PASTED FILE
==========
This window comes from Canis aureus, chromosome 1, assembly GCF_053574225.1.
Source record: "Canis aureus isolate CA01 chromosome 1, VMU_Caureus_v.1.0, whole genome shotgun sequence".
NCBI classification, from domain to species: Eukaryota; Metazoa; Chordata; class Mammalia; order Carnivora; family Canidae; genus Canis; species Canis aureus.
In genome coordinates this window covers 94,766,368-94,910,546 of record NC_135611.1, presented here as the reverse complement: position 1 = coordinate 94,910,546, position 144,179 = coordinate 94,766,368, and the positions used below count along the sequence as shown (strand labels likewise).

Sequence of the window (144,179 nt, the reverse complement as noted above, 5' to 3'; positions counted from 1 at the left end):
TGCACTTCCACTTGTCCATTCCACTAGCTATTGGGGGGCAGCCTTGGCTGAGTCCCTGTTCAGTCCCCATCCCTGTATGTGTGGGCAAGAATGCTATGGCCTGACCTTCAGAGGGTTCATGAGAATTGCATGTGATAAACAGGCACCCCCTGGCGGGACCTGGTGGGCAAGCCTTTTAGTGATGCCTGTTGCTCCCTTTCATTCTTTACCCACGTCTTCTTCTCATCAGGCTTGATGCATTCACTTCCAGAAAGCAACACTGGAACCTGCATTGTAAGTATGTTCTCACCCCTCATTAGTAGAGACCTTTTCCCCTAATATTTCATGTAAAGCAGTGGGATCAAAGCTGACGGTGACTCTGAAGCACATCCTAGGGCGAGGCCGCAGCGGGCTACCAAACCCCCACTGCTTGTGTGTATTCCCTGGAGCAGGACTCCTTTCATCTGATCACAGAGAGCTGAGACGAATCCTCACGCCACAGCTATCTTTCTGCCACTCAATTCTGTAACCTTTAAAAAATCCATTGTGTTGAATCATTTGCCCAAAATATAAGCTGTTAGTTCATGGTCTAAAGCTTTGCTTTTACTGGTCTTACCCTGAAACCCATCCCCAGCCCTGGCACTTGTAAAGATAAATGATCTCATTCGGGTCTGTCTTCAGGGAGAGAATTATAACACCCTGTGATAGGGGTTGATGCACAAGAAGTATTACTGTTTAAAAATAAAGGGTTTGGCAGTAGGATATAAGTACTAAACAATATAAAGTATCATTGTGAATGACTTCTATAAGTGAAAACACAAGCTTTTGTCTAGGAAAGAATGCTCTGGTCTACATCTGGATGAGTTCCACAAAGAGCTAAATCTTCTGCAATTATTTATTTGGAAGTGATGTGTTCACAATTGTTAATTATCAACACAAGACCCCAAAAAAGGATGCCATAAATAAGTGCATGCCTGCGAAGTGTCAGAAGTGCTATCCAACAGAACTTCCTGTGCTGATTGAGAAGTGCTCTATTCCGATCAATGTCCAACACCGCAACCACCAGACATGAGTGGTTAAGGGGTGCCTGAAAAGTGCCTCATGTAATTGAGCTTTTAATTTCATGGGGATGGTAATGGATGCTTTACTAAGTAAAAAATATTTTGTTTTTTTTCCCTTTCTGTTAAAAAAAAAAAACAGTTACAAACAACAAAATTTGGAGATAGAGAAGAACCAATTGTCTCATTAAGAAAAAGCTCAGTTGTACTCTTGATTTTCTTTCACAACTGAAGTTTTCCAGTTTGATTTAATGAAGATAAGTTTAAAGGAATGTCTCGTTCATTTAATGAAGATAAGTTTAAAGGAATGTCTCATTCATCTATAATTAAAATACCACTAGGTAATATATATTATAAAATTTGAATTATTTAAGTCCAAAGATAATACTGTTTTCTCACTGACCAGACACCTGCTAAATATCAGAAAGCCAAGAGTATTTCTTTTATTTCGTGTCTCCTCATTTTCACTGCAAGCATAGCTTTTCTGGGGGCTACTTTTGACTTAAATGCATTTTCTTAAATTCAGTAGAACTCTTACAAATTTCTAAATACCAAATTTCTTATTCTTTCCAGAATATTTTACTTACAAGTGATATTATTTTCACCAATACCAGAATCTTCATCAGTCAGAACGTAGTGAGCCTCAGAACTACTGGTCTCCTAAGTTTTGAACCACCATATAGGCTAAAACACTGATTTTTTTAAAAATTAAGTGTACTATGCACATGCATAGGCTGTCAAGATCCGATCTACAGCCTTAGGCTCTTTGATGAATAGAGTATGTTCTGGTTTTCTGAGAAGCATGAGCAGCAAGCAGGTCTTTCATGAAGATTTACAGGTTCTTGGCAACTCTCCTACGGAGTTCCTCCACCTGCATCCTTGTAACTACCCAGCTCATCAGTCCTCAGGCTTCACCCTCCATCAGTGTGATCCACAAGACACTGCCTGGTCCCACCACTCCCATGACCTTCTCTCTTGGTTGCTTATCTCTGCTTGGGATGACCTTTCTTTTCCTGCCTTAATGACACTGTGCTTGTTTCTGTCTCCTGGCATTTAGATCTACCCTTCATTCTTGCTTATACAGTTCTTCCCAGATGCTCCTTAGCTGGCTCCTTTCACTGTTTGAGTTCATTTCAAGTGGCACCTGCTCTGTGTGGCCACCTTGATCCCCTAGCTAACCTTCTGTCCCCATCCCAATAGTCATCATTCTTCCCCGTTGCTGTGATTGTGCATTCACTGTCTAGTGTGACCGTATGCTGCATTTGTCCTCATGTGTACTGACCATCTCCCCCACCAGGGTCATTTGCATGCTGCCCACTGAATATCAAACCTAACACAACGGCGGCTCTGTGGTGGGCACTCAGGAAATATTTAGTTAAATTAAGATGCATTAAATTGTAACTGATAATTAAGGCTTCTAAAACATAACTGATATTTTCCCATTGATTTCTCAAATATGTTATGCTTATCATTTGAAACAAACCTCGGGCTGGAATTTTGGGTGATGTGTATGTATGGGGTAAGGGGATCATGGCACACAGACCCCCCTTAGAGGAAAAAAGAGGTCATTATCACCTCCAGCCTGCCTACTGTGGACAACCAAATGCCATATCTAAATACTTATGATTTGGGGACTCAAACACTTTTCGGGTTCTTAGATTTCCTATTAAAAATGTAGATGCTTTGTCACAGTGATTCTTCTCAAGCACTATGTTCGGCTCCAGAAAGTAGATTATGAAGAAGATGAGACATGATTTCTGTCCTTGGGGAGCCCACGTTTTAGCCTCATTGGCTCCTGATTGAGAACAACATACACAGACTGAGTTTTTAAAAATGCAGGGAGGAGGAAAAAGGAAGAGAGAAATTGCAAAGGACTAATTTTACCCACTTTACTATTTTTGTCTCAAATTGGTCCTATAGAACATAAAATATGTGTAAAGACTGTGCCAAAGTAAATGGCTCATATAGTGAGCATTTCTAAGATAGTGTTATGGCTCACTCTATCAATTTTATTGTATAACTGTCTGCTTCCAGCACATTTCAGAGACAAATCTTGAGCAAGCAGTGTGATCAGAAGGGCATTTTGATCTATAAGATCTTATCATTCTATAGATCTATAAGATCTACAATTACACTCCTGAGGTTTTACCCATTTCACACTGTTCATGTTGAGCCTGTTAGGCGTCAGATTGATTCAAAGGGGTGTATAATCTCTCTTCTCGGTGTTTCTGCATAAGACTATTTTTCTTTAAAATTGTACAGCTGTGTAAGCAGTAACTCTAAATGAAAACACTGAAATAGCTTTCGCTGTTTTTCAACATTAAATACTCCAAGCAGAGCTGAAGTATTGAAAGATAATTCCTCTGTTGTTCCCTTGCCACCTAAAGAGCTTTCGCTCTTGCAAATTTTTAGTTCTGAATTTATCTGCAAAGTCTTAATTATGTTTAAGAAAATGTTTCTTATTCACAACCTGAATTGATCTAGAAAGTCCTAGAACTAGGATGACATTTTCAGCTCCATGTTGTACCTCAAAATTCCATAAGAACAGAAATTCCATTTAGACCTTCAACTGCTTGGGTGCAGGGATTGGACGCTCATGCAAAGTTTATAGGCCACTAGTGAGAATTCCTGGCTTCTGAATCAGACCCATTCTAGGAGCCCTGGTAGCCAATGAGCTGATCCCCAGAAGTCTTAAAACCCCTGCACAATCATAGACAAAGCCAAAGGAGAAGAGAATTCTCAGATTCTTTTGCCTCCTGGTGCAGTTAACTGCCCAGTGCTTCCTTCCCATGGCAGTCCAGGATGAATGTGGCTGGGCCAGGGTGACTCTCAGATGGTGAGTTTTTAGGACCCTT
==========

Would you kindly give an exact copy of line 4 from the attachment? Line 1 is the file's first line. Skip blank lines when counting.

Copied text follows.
In genome coordinates this window covers 94,766,368-94,910,546 of record NC_135611.1, presented here as the reverse complement: position 1 = coordinate 94,910,546, position 144,179 = coordinate 94,766,368, and the positions used below count along the sequence as shown (strand labels likewise).